Last month we shared our Quarterly Outlook video series and addressed a number of questions from our clients. As promised, we are dedicating this blog to address one question in particular: “How are our investment pools positioned to perform if the recovery is long and slow”?
We do not try to predict the unpredictable. This is especially true when we consider the timing and pace of the economic recovery from COVID-19. Rather, we strive to best position our clients’ portfolios to endure over time. To get a sense of where we were and where we are today, Figure 1 shows early signs of an economic recovery already emerging.
Figure 1: Gross Domestic Product (GDP) vs Purchasers Manager Index (PMI)
The bars represent the quarter-over-quarter GDP growth of some of the world’s largest economies, namely the US, China and the EU. Overlaying that chart is the composite Purchaser Manager’s Index (or PMI) for each of those major economies.
The PMI is a monthly survey that polls senior executives on several factors that indicate their businesses’ overall health. This makes the index a leading indicator of future economic activity. After plummeting due to the pandemic in March, global PMIs have recovered and are beginning to signal better economic conditions ahead.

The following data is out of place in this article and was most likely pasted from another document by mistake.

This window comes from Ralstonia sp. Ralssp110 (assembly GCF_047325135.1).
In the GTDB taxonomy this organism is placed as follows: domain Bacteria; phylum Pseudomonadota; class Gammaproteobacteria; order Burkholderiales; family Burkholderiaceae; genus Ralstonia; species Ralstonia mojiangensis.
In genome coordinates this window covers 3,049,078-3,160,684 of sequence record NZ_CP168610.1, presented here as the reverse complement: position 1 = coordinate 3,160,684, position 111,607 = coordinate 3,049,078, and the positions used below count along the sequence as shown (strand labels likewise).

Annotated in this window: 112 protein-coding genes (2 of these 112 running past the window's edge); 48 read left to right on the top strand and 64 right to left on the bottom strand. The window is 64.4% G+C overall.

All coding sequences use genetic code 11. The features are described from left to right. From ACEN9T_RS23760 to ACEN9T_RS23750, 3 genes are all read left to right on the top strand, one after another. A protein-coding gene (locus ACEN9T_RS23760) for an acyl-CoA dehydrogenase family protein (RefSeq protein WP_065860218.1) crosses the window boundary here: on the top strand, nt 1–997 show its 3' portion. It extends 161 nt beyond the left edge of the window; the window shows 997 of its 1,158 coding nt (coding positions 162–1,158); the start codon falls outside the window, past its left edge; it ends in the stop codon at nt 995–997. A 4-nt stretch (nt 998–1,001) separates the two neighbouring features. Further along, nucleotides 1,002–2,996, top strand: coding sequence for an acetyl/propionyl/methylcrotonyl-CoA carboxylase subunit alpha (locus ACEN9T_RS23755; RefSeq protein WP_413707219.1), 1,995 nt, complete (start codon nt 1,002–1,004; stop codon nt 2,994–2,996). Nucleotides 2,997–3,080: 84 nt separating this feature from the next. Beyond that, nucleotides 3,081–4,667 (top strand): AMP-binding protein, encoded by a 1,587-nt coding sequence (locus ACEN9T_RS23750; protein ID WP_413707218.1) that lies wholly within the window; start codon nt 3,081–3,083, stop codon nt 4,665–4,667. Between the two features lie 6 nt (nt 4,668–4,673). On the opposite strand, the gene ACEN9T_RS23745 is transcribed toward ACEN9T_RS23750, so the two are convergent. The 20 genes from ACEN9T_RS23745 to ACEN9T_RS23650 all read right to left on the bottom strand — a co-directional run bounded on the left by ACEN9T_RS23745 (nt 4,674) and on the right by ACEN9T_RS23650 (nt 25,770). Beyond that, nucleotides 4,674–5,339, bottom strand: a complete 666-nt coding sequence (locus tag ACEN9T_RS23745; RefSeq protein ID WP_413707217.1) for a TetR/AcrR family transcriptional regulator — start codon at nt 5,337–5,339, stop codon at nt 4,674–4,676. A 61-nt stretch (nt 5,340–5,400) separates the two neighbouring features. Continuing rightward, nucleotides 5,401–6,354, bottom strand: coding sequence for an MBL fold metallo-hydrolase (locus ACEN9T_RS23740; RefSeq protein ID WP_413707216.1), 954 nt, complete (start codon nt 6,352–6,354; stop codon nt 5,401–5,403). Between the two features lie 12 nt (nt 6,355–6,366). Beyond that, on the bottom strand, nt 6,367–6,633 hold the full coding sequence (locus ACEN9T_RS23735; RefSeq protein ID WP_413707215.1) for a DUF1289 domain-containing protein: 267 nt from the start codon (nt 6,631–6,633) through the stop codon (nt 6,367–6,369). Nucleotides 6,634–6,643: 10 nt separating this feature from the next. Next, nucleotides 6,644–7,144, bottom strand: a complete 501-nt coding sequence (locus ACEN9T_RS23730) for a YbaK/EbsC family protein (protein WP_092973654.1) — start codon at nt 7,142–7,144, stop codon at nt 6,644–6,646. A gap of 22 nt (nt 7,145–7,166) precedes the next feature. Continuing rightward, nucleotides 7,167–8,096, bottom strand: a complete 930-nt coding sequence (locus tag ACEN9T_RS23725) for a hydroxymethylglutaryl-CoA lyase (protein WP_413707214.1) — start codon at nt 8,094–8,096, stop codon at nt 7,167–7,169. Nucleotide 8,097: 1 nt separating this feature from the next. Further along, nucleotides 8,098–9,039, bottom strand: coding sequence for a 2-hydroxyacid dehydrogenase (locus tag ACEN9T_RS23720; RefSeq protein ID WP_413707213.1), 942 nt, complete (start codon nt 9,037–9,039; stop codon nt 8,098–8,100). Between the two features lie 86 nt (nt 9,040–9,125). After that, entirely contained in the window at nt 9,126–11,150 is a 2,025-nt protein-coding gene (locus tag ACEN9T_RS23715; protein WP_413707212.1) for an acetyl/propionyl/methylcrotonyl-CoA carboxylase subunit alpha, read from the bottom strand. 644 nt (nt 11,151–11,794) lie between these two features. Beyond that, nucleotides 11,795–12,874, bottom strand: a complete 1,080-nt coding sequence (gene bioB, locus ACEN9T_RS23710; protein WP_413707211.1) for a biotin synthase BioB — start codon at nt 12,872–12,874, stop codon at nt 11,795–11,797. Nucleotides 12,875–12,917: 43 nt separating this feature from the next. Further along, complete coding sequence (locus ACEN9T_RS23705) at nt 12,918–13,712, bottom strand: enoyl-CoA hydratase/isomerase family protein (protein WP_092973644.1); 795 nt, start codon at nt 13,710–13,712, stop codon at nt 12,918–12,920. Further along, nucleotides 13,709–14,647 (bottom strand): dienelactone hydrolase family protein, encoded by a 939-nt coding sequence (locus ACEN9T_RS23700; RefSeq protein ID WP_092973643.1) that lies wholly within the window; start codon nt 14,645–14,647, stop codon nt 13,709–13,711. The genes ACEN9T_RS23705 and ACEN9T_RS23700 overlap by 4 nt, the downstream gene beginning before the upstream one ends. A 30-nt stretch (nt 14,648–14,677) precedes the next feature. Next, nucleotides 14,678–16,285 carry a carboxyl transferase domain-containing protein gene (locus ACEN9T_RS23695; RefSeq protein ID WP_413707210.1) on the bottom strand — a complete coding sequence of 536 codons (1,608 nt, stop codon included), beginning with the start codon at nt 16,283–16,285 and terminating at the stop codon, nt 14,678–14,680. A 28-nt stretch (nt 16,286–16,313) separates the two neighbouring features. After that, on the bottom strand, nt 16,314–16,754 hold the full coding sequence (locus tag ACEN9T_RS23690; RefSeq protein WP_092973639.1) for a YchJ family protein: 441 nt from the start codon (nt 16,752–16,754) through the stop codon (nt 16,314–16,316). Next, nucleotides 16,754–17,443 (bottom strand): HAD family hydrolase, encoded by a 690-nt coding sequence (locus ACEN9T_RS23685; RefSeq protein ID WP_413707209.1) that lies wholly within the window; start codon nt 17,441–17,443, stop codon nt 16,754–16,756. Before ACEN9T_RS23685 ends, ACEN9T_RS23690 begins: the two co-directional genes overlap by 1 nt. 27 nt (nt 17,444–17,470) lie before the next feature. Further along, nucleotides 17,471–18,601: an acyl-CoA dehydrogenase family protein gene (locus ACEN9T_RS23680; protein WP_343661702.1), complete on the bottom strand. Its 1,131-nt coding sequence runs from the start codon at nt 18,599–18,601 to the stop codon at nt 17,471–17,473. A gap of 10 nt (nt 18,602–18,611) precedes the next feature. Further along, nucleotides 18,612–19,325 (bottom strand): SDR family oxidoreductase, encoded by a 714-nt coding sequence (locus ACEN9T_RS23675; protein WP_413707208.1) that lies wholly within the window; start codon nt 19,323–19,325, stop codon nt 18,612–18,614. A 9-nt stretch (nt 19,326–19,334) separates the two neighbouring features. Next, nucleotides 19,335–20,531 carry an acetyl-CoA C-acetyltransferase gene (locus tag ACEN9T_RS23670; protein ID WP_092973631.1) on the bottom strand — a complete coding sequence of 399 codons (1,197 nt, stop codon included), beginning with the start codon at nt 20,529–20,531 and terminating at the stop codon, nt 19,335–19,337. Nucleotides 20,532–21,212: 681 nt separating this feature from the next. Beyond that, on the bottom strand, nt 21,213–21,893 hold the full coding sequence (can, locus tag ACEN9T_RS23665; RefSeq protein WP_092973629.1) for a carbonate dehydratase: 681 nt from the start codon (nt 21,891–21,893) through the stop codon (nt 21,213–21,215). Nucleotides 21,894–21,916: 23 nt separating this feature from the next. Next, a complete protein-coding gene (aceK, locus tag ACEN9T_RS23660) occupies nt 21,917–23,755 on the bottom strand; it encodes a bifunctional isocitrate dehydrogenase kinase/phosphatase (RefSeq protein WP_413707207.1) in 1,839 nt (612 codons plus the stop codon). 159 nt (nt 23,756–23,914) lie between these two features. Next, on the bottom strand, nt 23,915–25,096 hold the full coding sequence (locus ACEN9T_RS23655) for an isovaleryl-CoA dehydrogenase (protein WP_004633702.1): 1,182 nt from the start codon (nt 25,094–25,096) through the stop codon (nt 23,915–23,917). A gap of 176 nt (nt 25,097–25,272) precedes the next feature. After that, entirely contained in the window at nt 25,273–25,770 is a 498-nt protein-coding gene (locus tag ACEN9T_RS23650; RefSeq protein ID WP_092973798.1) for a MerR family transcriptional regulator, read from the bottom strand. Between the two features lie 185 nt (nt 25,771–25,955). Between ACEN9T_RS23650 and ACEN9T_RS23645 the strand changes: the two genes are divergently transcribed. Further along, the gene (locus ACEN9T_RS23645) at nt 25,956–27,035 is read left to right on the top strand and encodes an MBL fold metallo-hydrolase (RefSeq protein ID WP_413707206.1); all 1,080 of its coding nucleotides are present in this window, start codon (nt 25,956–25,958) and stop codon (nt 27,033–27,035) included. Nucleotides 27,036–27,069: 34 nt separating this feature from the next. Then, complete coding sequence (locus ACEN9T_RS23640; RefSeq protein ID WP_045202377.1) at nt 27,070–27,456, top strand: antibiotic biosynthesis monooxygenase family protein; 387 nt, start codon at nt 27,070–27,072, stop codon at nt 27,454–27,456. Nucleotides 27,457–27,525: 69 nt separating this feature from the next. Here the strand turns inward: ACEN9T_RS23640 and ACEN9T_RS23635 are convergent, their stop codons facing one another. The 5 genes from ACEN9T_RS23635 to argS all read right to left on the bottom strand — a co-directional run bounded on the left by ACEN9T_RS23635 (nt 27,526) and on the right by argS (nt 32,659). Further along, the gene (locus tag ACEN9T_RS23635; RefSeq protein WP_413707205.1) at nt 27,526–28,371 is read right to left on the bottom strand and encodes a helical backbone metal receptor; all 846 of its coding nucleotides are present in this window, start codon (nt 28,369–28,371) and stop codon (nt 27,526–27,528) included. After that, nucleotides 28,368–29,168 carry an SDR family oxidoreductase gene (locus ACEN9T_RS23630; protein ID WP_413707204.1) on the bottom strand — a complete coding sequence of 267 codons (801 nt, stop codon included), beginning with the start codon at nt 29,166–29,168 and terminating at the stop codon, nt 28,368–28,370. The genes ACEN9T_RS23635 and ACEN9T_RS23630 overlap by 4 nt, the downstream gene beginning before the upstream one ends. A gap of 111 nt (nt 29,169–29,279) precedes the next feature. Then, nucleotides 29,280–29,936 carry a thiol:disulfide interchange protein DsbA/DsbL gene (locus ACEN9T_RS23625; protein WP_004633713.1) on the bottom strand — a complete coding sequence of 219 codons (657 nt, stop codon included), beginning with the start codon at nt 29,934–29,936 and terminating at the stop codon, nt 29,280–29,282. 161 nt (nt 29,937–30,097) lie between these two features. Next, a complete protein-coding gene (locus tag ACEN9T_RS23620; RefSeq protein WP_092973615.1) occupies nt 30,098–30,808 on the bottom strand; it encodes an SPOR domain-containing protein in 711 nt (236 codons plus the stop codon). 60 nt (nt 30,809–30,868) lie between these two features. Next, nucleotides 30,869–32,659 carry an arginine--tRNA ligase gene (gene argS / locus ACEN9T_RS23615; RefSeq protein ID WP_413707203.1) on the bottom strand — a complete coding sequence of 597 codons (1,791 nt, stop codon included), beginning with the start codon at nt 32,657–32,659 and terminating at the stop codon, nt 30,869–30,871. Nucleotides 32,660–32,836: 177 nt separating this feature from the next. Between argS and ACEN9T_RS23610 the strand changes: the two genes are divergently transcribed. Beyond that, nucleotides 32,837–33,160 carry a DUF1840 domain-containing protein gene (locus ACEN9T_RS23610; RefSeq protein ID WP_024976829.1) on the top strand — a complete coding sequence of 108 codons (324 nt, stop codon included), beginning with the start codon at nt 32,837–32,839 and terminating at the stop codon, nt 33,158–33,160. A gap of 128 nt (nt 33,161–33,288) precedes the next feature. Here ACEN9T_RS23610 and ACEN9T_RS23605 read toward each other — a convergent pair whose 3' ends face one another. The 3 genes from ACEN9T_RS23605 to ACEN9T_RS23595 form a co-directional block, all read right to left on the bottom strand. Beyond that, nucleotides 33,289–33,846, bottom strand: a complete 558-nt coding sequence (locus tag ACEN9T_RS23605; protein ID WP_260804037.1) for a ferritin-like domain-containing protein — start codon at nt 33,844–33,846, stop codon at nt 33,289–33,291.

As world economies recover from the economic shock of COVID-19, we must remember that the US Federal Reserve (the Fed) is an enormous force and not one to be taken lightly. Therefore, when the Fed speaks, we must listen and interpret their words.
In the latest Federal Reserve meeting held on July 29th, Chairman Powell highlighted a few key points:
- Fed support is not going anywhere
First, Powell was definitive in his language and tone about his views on the Fed’s continuing support of the economy.
Our Take: “Not even thinking about thinking about raising rates” is the most aggressive forward guidance that the Fed can give markets. Simply, for investors it signals expansion of everything from liquidity, to credit, to earnings, to the economy and inevitably to risk assets.
- COVID-19 is a long-lasting disinflationary shock
Powell reiterated that the Fed views COVID-19 as a very large disinflationary shock to the global economy, leading to an inflation rate of close to just 1% for the foreseeable future. He further explained that the world was already experiencing disinflation prior to the pandemic, and that the demand destruction caused by this virus will make it even more difficult for the Fed to reach its 2% inflation target over the near term.
Our Take: Rates will be low and stimulus will continue indefinitely. For investors, this means a heavier tilt to risk assets (equities) as we continue this new economic cycle.
- Stimulus will not ease until full employment is back
Over the past three months, the US economy has seen the lowest unemployment rate in 50 years and the highest unemployment in 90 years (Figure 2). Powell noted that hardest hit by COVID-19 are workers in the service industry, with people making under $40k per year suffering the largest hits to their income. He also pointed out that minorities and women make up the bulk of the people in this workforce.